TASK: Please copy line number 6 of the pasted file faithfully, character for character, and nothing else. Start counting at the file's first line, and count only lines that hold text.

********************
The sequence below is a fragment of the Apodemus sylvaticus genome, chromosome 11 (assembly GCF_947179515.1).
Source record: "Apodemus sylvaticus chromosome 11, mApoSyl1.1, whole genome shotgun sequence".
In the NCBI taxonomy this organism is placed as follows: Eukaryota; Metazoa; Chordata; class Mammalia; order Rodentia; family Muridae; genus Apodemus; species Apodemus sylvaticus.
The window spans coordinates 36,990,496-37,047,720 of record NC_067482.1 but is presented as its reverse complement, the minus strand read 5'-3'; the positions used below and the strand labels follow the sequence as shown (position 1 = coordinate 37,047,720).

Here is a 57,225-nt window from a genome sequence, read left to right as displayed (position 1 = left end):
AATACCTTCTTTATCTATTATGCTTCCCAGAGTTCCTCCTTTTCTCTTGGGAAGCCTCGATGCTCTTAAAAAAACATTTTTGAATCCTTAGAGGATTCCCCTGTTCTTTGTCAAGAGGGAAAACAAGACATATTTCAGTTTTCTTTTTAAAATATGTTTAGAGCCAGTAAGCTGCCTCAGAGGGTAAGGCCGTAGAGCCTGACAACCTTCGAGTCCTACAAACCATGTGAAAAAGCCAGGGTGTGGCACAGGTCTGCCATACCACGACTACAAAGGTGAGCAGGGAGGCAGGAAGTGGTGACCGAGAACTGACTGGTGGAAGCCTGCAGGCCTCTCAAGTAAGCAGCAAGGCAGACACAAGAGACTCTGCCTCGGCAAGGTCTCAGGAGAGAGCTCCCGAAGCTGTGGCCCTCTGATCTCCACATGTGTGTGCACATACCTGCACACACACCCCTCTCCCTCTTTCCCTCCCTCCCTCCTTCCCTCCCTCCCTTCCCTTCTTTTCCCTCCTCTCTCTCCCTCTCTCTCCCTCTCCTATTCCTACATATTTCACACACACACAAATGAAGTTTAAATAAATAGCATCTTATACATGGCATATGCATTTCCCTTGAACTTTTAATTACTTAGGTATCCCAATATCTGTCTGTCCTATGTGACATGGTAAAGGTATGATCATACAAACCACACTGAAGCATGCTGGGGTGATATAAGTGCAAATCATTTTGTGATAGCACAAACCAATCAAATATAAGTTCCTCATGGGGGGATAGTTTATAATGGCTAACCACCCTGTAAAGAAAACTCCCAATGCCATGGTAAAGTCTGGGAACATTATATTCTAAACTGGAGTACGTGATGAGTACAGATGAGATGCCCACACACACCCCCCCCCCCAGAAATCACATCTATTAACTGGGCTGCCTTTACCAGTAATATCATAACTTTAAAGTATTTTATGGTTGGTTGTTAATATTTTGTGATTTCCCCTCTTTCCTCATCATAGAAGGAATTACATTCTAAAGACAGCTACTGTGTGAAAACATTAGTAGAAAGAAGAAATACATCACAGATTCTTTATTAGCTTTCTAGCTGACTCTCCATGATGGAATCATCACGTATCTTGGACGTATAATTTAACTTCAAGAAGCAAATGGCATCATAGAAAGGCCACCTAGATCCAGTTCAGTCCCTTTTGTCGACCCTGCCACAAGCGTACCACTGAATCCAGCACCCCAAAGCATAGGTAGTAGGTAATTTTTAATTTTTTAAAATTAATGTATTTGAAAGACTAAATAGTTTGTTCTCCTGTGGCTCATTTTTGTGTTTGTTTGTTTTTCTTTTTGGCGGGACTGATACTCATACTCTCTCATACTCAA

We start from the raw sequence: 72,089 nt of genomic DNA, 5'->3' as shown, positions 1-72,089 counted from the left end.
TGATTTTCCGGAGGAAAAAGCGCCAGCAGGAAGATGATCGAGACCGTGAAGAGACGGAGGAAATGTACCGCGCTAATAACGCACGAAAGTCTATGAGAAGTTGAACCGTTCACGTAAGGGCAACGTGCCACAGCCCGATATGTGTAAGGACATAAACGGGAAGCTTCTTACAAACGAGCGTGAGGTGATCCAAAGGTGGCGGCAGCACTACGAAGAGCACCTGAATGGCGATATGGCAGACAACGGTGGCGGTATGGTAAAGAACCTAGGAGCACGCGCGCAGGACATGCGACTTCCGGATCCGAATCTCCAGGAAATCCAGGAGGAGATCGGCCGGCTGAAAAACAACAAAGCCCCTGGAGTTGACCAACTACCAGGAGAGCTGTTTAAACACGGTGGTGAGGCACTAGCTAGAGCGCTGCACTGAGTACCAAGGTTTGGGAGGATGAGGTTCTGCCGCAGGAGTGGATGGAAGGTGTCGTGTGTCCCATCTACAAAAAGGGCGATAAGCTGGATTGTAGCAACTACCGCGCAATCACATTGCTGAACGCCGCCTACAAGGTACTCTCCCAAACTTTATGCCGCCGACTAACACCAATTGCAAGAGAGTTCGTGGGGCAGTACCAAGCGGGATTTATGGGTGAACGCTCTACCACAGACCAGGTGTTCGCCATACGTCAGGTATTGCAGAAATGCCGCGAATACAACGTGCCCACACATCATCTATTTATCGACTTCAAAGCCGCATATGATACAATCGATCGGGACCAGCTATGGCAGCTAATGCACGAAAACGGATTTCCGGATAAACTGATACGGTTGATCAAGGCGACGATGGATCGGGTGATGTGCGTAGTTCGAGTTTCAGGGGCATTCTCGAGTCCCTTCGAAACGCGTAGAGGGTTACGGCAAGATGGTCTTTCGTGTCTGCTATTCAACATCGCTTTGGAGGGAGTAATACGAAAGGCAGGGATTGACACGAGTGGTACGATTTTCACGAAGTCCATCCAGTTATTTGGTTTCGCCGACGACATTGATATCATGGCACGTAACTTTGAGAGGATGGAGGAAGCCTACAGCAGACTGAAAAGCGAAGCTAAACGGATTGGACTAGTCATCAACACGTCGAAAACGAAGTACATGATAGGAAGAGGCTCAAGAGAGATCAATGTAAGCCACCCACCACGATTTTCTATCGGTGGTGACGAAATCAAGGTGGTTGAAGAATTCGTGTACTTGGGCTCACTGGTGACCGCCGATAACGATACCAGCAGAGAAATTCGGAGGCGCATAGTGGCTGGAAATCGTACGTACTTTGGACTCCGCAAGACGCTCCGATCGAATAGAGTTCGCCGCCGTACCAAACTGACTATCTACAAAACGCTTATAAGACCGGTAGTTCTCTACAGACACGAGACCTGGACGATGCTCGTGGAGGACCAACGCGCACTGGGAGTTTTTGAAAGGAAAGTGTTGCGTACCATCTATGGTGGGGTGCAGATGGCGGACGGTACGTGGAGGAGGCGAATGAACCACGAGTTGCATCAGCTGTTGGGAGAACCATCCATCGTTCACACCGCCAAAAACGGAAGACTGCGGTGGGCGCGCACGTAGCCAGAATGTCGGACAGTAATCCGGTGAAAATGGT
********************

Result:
AATACCTTCTTTATCTATTATGCTTCCCAGAGTTCCTCCTTTTCTCTTGGGAAGCCTCGATGCTCTTAAAAAAACATTTTTGAATCCTTAGAGGATTCCCCTGTTCTTTGTCAAGAGGGAAAACAAGACATATTTCAGTTTTCTTTTTAAAATATGTTTAGAGCCAGTAAGCTGCCTCAGAGGGTAAGGCCGTAGAGCCTGACAACCTTCGAGTCCTACAAACCATGTGAAAAAGCCAGGGTGTGGCACAGGTCTGCCATACCACGACTACAAAGGTGAGCAGGGAGGCAGGAAGTGGTGACCGAGAACTGACTGGTGGAAGCCTGCAGGCCTCTCAAGTAAGCAGCAAGGCAGACACAAGAGACTCTGCCTCGGCAAGGTCTCAGGAGAGAGCTCCCGAAGCTGTGGCCCTCTGATCTCCACATGTGTGTGCACATACCTGCACACACACCCCTCTCCCTCTTTCCCTCCCTCCCTCCTTCCCTCCCTCCCTTCCCTTCTTTTCCCTCCTCTCTCTCCCTCTCTCTCCCTCTCCTATTCCTACATATTTCACACACACACAAATGAAGTTTAAATAAATAGCATCTTATACATGGCATATGCATTTCCCTTGAACTTTTAATTACTTAGGTATCCCAATATCTGTCTGTCCTATGTGACATGGTAAAGGTATGATCATACAAACCACACTGAAGCATGCTGGGGTGATATAAGTGCAAATCATTTTGTGATAGCACAAACCAATCAAATATAAGTTCCTCATGGGGGGATAGTTTATAATGGCTAACCACCCTGTAAAGAAAACTCCCAATGCCATGGTAAAGTCTGGGAACATTATATTCTAAACTGGAGTACGTGATGAGTACAGATGAGATGCCCACACACACCCCCCCCCCCAGAAATCACATCTATTAACTGGGCTGCCTTTACCAGTAATATCATAACTTTAAAGTATTTTATGGTTGGTTGTTAATATTTTGTGATTTCCCCTCTTTCCTCATCATAGAAGGAATTACATTCTAAAGACAGCTACTGTGTGAAAACATTAGTAGAAAGAAGAAATACATCACAGATTCTTTATTAGCTTTCTAGCTGACTCTCCATGATGGAATCATCACGTATCTTGGACGTATAATTTAACTTCAAGAAGCAAATGGCATCATAGAAAGGCCACCTAGATCCAGTTCAGTCCCTTTTGTCGACCCTGCCACAAGCGTACCACTGAATCCAGCACCCCAAAGCATAGGTAGTAGGTAATTTTTAATTTTTTAAAATTAATGTATTTGAAAGACTAAATAGTTTGTTCTCCTGTGGCTCATTTTTGTGTTTGTTTGTTTTTCTTTTTGGCGGGACTGATACTCATACTCTCTCATACTCAA